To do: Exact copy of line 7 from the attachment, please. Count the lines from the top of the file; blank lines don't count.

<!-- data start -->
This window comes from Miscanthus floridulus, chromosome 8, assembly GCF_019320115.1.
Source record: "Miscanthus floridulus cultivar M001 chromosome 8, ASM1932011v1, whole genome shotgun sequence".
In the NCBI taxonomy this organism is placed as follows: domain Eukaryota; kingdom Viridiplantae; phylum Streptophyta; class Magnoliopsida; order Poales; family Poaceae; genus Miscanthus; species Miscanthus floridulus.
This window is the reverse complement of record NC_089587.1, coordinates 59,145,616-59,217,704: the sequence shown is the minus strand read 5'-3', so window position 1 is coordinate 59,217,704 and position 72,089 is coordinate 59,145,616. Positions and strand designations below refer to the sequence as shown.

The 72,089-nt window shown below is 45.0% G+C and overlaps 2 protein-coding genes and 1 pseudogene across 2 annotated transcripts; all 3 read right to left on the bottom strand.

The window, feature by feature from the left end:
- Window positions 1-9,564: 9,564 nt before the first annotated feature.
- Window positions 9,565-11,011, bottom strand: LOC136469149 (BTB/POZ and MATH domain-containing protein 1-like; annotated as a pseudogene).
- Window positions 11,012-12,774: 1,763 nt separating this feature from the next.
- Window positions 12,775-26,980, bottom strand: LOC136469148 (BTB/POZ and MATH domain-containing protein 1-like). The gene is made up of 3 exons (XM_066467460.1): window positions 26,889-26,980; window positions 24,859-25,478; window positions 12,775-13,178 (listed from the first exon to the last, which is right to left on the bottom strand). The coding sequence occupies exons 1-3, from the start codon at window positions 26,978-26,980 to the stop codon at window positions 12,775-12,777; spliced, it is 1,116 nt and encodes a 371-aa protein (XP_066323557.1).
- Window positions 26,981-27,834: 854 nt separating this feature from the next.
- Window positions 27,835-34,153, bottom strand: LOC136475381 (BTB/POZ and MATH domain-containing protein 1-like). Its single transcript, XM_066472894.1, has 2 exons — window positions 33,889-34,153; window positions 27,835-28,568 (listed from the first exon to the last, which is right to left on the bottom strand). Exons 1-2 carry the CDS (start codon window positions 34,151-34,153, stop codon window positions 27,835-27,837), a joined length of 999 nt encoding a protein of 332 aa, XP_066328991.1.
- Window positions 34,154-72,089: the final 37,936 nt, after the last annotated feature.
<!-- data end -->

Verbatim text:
- Window positions 1-9,564: 9,564 nt before the first annotated feature.